Map of the City of Chicago, Ill., showing Relative Death Rates of the Totale Population in different wards.

A depressing reminder of late 19th century mortality in Chicago.

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Description

This map of the city of Chicago is organized by wards, with darker colors representing higher death rates per 1,000 residents. The highest concentrations are along the course of the river, likely due to the prevalence of waterborne illnesses and heavy pollution. The lowest death rates can be found on the affluent South Side.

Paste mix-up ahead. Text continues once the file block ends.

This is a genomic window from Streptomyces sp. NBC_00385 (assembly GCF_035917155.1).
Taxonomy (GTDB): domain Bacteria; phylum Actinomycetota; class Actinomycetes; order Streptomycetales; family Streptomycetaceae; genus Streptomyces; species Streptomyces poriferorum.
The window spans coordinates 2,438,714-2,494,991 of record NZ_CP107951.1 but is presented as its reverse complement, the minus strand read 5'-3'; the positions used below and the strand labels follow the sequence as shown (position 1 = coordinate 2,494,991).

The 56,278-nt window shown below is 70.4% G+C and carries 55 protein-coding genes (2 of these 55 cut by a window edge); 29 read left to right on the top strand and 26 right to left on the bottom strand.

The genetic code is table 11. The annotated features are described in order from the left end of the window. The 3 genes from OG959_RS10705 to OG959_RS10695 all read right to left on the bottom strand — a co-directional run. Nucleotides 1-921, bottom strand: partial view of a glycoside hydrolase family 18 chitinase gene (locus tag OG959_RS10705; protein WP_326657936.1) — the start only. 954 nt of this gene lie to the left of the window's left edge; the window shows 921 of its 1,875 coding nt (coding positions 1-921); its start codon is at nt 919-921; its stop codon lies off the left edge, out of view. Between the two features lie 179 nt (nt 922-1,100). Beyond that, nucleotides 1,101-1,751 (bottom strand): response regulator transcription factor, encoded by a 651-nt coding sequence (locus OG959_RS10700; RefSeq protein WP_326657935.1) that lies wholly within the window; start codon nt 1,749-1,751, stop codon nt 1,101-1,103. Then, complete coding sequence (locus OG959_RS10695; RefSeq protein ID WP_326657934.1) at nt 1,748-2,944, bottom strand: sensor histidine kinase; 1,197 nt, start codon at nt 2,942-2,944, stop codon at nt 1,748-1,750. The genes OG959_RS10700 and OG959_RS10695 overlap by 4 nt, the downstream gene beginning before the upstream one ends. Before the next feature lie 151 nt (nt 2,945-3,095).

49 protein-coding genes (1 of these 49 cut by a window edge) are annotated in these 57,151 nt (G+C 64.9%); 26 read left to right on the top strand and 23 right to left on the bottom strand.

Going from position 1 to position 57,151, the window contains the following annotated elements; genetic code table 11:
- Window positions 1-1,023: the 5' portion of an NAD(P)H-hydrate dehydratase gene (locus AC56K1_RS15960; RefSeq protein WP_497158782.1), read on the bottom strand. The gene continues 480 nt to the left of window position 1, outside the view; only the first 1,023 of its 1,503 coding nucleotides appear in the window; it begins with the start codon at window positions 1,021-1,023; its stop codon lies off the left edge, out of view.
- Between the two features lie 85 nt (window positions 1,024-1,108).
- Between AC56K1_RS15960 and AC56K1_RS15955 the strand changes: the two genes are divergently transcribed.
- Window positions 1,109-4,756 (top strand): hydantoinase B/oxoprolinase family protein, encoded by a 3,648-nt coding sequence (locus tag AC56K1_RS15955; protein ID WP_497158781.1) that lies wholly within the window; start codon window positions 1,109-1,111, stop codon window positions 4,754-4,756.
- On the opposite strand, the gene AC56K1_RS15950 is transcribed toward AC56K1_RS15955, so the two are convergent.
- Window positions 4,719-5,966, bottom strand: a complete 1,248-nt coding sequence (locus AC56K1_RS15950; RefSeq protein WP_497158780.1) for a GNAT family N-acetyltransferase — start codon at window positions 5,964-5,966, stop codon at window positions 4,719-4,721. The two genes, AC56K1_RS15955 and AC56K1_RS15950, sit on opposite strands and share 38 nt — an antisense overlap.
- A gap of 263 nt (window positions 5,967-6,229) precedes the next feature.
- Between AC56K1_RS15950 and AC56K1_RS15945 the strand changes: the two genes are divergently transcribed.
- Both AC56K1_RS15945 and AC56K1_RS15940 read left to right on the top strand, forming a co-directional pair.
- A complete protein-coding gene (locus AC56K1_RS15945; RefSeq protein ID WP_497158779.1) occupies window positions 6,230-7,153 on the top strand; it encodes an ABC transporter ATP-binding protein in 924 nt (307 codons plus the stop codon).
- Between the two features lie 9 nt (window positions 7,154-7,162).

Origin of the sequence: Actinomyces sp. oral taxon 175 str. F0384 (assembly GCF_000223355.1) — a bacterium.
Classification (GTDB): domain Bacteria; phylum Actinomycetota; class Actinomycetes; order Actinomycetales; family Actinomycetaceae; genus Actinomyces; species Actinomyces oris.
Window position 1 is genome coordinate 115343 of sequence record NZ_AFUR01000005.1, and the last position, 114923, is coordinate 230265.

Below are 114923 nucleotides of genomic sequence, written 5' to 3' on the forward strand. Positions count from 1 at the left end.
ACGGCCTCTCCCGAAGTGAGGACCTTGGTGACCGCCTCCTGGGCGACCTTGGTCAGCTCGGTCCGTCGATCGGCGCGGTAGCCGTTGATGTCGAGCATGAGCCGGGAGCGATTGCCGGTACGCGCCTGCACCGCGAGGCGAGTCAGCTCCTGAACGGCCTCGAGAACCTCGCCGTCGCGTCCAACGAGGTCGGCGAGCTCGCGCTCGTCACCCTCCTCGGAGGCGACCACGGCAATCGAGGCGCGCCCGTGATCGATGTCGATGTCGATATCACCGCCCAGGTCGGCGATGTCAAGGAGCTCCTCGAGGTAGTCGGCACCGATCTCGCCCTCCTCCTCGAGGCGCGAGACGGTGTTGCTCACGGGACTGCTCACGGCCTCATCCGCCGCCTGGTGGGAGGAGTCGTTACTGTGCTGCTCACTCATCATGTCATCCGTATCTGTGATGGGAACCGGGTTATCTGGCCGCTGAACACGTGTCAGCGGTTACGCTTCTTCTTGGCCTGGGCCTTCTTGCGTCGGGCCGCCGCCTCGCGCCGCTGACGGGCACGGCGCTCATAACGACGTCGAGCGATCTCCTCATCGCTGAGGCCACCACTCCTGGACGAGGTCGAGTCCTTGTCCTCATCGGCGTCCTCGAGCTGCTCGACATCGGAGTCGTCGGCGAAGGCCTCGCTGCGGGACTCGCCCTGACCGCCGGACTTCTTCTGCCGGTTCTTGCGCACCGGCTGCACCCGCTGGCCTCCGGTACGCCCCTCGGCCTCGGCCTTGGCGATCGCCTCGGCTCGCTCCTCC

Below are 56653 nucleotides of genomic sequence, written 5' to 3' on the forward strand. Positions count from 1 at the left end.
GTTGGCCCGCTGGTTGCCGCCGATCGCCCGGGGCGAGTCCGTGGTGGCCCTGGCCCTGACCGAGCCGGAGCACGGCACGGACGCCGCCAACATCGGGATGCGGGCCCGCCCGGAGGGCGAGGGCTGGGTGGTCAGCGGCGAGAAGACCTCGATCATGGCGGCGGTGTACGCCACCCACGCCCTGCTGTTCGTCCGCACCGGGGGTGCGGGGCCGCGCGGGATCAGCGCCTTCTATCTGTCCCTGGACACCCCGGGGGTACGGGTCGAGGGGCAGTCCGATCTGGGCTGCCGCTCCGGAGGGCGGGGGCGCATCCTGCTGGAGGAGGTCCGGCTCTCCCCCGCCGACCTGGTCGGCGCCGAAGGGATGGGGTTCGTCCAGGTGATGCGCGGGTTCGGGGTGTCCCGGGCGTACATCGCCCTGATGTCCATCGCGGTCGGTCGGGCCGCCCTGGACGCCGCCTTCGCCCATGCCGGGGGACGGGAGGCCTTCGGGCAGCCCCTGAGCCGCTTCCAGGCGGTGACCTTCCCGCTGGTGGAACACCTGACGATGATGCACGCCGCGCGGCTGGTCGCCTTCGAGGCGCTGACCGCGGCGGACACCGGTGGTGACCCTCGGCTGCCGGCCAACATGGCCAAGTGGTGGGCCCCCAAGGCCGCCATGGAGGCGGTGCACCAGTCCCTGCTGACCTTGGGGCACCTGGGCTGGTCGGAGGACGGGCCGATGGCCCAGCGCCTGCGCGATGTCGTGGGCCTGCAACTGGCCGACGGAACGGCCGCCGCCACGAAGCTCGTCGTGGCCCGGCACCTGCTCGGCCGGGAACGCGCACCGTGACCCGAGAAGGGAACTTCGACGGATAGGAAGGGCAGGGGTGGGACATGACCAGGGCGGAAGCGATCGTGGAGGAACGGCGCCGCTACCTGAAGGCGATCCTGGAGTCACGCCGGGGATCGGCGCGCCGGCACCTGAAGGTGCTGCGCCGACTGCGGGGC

The population of Chicago hit 1 million in 1890, and the terrible pollution ultimately prompted a major construction project to reverse the flow of the Chicago River. The map clearly depicts Washington and Jackson Parks connected by the Midway Plaisance, a site which would ultimately host the Columbian Exposition shortly after publication.

Lithography by Augustus Hoen & Co., and published as part of documents related to the Eleventh Census of the United States.

Map Details

Publication Date: c. 1890

Author: Government Printing Office

Sheet Width (in): 8.40

Sheet Height (in): 11.40

Condition: A

Condition Description: Near fine condition, with a slight crease in the upper right corner.

Out of stock

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